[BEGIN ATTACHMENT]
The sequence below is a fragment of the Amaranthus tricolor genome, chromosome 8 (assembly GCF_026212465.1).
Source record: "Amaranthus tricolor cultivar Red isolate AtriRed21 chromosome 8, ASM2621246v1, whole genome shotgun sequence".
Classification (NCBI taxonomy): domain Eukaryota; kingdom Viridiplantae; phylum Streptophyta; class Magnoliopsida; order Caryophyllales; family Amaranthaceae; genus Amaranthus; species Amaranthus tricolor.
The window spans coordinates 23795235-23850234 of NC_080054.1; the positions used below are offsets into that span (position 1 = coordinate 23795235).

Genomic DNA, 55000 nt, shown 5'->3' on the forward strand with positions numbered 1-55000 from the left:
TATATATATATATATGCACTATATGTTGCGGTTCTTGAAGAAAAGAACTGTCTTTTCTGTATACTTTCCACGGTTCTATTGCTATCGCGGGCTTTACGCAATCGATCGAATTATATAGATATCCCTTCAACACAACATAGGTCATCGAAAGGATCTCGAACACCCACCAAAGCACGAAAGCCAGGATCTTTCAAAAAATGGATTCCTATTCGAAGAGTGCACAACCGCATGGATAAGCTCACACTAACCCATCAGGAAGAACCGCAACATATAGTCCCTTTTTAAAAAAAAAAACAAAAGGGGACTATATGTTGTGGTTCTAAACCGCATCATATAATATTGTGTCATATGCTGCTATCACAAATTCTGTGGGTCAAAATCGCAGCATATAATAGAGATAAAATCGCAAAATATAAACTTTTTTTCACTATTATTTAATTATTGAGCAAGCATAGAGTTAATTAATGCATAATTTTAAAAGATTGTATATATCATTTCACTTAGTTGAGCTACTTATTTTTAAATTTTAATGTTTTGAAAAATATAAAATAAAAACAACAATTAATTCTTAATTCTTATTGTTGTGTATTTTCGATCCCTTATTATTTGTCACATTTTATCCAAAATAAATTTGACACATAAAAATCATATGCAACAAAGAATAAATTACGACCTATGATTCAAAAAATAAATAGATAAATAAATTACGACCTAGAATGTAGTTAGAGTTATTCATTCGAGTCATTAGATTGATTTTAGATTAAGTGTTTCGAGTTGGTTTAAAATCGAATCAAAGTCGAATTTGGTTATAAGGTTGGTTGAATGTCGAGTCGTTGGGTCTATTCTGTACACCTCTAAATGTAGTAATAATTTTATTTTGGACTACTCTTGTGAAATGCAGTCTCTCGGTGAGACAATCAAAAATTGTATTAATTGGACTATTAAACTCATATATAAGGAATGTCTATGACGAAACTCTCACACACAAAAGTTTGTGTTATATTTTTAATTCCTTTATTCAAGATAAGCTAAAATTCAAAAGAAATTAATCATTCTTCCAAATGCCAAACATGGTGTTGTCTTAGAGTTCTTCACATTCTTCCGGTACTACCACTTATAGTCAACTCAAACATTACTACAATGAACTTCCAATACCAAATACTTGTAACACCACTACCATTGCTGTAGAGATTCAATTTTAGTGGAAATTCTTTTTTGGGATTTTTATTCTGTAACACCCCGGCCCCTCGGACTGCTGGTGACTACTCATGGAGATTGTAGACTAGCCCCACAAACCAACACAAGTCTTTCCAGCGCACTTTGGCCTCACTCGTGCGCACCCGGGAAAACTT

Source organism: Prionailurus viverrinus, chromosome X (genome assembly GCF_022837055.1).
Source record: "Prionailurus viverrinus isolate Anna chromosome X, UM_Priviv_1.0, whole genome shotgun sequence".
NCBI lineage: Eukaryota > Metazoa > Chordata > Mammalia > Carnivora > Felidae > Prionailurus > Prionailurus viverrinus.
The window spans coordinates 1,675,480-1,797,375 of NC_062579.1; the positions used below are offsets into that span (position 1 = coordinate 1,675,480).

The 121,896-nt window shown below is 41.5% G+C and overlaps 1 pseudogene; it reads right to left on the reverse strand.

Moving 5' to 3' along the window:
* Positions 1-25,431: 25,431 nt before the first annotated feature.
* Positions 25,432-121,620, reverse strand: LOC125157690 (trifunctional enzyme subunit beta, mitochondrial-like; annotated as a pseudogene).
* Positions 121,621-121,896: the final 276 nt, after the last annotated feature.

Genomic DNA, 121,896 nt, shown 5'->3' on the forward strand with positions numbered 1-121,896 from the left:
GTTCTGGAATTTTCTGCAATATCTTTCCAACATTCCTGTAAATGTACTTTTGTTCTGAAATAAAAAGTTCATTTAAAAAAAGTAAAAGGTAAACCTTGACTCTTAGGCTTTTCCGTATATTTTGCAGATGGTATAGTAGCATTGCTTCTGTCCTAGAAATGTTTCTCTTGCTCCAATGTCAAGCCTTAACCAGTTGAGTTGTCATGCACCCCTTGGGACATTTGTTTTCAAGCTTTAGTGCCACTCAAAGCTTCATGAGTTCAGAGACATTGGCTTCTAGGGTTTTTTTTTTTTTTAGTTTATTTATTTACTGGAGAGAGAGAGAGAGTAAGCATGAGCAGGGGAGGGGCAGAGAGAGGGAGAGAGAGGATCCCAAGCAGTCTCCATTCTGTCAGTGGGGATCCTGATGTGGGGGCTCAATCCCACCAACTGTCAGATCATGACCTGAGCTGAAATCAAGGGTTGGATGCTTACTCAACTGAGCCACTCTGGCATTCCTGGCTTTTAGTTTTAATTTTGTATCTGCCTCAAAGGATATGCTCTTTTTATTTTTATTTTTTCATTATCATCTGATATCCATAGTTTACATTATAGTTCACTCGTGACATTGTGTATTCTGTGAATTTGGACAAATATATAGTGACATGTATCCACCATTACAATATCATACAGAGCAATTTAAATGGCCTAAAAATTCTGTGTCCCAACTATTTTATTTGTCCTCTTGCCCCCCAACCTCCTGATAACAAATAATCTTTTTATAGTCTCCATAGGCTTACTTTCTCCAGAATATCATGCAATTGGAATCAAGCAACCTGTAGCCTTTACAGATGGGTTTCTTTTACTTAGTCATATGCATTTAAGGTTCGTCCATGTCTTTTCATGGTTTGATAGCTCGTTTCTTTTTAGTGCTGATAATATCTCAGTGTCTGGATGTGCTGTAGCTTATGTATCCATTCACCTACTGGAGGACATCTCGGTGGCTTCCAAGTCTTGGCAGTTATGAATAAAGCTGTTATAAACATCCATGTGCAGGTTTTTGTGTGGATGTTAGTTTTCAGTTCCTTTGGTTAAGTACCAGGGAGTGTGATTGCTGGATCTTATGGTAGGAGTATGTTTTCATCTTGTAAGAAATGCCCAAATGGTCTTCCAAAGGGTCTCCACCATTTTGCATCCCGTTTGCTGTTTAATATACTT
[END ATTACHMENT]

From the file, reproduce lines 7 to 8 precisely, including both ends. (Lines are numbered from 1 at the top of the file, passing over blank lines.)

Source organism: Prionailurus viverrinus, chromosome X (genome assembly GCF_022837055.1).
Source record: "Prionailurus viverrinus isolate Anna chromosome X, UM_Priviv_1.0, whole genome shotgun sequence".